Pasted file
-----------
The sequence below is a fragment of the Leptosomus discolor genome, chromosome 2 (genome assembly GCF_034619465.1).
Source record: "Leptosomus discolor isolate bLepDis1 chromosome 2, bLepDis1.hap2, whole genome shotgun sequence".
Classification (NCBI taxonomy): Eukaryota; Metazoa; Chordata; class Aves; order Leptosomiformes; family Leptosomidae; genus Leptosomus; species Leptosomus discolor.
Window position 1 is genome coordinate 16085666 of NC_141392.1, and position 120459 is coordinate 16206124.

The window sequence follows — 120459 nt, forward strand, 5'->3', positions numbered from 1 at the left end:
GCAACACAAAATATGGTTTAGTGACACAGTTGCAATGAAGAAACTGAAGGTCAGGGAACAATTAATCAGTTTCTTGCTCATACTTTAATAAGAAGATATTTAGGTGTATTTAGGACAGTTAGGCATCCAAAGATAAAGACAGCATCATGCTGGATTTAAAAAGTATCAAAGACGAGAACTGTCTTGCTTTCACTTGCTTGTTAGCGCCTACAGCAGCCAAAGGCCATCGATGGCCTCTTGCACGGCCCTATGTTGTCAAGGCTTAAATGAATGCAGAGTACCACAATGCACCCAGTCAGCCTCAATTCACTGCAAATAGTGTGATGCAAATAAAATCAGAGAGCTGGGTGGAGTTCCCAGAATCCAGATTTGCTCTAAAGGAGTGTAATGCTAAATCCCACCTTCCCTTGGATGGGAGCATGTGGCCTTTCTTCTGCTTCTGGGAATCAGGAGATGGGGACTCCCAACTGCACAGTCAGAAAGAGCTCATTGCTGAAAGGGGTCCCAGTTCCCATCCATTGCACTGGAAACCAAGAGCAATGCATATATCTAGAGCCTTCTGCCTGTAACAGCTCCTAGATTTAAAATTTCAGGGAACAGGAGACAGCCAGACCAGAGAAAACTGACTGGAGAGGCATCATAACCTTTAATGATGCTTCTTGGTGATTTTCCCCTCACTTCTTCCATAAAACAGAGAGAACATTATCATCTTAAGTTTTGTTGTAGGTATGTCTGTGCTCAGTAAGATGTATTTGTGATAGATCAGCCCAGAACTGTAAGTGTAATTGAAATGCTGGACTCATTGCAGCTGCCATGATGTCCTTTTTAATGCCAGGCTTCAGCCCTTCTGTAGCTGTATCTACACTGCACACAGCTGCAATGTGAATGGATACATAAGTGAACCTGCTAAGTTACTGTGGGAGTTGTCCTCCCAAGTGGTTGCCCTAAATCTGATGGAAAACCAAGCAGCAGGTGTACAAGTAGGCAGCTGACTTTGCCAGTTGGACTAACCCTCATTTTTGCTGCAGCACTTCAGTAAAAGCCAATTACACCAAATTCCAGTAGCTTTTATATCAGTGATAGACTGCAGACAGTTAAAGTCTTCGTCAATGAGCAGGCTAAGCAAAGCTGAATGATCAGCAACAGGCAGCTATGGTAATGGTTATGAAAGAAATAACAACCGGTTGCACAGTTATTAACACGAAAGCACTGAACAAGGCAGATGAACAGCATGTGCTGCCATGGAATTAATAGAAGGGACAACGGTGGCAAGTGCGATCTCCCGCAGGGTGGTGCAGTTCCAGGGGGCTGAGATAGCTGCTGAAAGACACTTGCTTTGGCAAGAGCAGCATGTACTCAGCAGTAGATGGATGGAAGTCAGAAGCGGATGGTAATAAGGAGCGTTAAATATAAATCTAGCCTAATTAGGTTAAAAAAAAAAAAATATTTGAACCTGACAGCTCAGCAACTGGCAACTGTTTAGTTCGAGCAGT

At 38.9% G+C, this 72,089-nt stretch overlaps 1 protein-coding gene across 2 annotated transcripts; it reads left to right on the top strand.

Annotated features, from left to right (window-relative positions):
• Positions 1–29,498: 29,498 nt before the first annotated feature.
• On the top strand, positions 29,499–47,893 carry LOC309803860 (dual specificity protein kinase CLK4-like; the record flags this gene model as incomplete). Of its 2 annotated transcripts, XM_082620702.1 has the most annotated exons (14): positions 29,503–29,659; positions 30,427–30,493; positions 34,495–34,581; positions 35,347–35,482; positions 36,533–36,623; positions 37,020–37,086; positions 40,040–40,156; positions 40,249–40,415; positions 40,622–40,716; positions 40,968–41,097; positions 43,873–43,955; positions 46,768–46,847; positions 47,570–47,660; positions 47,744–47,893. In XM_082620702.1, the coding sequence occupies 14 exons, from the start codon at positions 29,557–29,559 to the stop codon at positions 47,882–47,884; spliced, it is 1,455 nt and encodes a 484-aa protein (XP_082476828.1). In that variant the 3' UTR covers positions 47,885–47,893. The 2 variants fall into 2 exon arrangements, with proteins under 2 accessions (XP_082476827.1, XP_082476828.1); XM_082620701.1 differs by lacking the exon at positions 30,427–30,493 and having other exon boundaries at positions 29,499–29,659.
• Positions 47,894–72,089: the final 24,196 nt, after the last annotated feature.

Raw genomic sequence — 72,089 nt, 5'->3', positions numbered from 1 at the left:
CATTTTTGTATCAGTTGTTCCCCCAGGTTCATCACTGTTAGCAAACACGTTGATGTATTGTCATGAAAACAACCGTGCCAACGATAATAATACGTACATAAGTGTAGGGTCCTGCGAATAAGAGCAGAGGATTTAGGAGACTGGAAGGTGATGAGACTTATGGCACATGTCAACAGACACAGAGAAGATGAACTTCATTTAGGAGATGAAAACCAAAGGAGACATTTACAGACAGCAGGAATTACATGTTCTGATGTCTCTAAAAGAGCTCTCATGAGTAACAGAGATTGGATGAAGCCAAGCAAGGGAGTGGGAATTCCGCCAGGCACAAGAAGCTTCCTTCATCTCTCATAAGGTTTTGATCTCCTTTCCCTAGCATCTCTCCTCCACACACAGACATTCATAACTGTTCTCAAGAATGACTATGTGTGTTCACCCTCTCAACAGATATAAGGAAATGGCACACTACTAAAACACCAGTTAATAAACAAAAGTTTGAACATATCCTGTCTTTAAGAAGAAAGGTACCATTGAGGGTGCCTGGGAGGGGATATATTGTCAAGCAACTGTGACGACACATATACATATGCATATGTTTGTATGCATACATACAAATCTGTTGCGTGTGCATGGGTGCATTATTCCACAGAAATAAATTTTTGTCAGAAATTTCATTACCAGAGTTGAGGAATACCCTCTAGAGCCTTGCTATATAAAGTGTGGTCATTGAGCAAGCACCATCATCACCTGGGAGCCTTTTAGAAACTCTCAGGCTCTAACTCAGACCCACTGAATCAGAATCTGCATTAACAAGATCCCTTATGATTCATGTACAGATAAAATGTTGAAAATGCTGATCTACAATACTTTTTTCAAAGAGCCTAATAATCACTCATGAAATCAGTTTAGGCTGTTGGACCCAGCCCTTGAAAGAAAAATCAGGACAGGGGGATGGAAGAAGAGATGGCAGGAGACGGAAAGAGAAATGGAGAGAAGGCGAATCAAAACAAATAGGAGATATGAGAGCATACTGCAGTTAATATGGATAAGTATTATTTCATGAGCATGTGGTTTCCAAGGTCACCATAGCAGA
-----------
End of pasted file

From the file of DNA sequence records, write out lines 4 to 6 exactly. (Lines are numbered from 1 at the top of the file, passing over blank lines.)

Window position 1 is genome coordinate 16085666 of NC_141392.1, and position 120459 is coordinate 16206124.

The window sequence follows — 120459 nt, forward strand, 5'->3', positions numbered from 1 at the left end:
GCAACACAAAATATGGTTTAGTGACACAGTTGCAATGAAGAAACTGAAGGTCAGGGAACAATTAATCAGTTTCTTGCTCATACTTTAATAAGAAGATATTTAGGTGTATTTAGGACAGTTAGGCATCCAAAGATAAAGACAGCATCATGCTGGATTTAAAAAGTATCAAAGACGAGAACTGTCTTGCTTTCACTTGCTTGTTAGCGCCTACAGCAGCCAAAGGCCATCGATGGCCTCTTGCACGGCCCTATGTTGTCAAGGCTTAAATGAATGCAGAGTACCACAATGCACCCAGTCAGCCTCAATTCACTGCAAATAGTGTGATGCAAATAAAATCAGAGAGCTGGGTGGAGTTCCCAGAATCCAGATTTGCTCTAAAGGAGTGTAATGCTAAATCCCACCTTCCCTTGGATGGGAGCATGTGGCCTTTCTTCTGCTTCTGGGAATCAGGAGATGGGGACTCCCAACTGCACAGTCAGAAAGAGCTCATTGCTGAAAGGGGTCCCAGTTCCCATCCATTGCACTGGAAACCAAGAGCAATGCATATATCTAGAGCCTTCTGCCTGTAACAGCTCCTAGATTTAAAATTTCAGGGAACAGGAGACAGCCAGACCAGAGAAAACTGACTGGAGAGGCATCATAACCTTTAATGATGCTTCTTGGTGATTTTCCCCTCACTTCTTCCATAAAACAGAGAGAACATTATCATCTTAAGTTTTGTTGTAGGTATGTCTGTGCTCAGTAAGATGTATTTGTGATAGATCAGCCCAGAACTGTAAGTGTAATTGAAATGCTGGACTCATTGCAGCTGCCATGATGTCCTTTTTAATGCCAGGCTTCAGCCCTTCTGTAGCTGTATCTACACTGCACACAGCTGCAATGTGAATGGATACATAAGTGAACCTGCTAAGTTACTGTGGGAGTTGTCCTCCCAAGTGGTTGCCCTAAATCTGATGGAAAACCAAGCAGCAGGTGTACAAGTAGGCAGCTGACTTTGCCAGTTGGACTAACCCTCATTTTTGCTGCAGCACTTCAGTAAAAGCCAATTACACCAAATTCCAGTAGCTTTTATATCAGTGATAGACTGCAGACAGTTAAAGTCTTCGTCAATGAGCAGGCTAAGCAAAGCTGAATGATCAGCAACAGGCAGCTATGGTAATGGTTATGAAAGAAATAACAACCGGTTGCACAGTTATTAACACGAAAGCACTGAACAAGGCAGATGAACAGCATGTGCTGCCATGGAATTAATAGAAGGGACAACGGTGGCAAGTGCGATCTCCCGCAGGGTGGTGCAGTTCCAGGGGGCTGAGATAGCTGCTGAAAGACACTTGCTTTGGCAAGAGCAGCATGTACTCAGCAGTAGATGGATGGAAGTCAGAAGCGGATGGTAATAAGGAGCGTTAAATATAAATCTAGCCTAATTAGGTTAAAAAAAAAAAAATATTTGAACCTGACAGCTCAGCAACTGGCAACTGTTTAGTTCGAGCAGT